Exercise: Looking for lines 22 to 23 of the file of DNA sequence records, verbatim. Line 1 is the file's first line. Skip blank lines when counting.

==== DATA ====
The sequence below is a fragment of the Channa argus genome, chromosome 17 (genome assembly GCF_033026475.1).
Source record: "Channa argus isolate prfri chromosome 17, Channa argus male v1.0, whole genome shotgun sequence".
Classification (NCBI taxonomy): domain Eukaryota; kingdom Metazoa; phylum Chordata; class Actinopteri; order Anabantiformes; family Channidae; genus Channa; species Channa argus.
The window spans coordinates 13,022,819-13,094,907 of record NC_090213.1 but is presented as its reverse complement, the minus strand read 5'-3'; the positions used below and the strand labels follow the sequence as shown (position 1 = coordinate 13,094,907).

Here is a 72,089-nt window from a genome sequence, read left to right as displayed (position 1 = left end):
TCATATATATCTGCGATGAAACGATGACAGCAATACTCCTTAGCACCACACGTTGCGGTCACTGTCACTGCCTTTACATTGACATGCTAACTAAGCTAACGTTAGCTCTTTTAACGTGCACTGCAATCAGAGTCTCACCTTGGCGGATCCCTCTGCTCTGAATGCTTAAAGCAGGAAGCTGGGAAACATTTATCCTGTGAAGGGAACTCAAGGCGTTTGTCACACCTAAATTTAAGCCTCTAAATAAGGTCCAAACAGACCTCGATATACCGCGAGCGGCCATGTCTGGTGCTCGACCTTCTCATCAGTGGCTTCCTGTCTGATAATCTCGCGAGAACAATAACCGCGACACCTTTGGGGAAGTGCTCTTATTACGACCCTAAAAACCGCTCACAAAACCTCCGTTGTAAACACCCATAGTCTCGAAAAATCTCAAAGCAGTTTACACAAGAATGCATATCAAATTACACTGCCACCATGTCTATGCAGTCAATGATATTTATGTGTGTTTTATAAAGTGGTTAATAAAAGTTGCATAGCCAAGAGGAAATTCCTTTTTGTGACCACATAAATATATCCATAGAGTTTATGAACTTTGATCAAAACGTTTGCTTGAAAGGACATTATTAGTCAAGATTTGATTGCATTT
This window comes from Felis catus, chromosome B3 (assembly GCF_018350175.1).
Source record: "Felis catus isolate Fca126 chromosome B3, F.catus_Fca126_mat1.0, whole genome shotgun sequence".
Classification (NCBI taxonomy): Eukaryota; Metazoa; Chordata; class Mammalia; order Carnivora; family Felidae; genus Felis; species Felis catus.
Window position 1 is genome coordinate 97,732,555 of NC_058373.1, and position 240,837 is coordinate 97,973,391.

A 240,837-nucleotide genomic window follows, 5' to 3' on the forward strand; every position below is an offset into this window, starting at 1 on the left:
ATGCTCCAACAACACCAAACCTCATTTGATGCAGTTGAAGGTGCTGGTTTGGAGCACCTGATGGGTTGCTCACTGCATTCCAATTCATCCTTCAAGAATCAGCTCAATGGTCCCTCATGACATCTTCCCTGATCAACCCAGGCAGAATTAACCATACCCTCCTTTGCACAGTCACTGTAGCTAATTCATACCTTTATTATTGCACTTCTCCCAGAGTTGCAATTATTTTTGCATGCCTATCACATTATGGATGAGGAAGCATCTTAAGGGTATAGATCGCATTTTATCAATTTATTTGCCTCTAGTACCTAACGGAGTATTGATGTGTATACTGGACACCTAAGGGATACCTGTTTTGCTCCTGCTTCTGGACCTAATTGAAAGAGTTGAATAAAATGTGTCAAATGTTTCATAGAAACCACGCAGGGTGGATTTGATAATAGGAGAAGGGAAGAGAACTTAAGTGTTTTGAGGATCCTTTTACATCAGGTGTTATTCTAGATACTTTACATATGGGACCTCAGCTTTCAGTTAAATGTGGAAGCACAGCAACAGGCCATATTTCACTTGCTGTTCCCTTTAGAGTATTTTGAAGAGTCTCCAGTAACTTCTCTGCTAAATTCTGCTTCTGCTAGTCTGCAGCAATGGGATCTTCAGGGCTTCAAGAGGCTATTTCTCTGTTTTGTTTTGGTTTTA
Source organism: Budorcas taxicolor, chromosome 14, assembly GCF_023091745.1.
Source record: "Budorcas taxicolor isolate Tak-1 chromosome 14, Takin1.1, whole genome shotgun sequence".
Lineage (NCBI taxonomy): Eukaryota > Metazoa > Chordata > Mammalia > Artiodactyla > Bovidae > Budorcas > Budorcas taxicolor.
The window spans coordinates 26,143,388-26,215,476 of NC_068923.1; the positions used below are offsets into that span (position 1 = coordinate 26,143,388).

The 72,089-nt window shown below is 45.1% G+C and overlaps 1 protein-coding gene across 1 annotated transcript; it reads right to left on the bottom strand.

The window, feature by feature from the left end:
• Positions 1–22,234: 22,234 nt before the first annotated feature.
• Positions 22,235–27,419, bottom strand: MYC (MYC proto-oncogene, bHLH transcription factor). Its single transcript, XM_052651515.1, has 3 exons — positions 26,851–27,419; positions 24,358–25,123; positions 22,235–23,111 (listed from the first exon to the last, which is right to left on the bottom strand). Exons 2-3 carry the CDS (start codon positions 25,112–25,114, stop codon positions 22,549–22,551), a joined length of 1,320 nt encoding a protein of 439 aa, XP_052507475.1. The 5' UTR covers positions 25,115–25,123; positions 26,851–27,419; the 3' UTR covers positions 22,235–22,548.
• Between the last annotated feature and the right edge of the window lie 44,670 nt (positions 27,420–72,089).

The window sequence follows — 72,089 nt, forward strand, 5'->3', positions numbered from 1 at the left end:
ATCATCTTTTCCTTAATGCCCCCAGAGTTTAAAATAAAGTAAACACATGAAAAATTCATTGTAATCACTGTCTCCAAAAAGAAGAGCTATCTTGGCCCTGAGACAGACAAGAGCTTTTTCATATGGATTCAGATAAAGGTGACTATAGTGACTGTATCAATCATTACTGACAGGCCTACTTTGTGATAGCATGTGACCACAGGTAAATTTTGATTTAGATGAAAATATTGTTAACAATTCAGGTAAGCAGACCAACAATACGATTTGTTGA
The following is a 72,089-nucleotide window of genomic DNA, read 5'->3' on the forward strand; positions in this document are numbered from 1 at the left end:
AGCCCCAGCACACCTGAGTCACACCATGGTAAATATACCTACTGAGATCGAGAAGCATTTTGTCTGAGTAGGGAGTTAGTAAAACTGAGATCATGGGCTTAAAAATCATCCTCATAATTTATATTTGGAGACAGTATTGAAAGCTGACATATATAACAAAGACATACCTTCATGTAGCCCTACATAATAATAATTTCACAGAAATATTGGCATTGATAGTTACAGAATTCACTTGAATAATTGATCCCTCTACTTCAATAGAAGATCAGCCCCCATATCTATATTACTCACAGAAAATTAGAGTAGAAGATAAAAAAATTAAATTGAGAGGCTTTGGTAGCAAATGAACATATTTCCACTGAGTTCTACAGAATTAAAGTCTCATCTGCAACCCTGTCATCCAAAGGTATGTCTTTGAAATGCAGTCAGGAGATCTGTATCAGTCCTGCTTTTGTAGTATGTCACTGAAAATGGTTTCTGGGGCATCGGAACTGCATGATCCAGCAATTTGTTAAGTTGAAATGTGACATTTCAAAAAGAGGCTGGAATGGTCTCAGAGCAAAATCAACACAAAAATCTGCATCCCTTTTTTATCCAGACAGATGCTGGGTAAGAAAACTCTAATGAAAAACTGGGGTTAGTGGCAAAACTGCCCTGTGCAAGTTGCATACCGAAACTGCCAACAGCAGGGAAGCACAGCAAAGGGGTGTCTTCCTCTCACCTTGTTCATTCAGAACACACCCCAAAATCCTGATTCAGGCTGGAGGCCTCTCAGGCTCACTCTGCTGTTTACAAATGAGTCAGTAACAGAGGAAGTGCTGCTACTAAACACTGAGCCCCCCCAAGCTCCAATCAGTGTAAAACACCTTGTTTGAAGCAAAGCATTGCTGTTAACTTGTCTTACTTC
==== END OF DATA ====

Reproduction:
The window sequence follows — 72,089 nt, forward strand, 5'->3', positions numbered from 1 at the left end:
ATCATCTTTTCCTTAATGCCCCCAGAGTTTAAAATAAAGTAAACACATGAAAAATTCATTGTAATCACTGTCTCCAAAAAGAAGAGCTATCTTGGCCCTGAGACAGACAAGAGCTTTTTCATATGGATTCAGATAAAGGTGACTATAGTGACTGTATCAATCATTACTGACAGGCCTACTTTGTGATAGCATGTGACCACAGGTAAATTTTGATTTAGATGAAAATATTGTTAACAATTCAGGTAAGCAGACCAACAATACGATTTGTTGA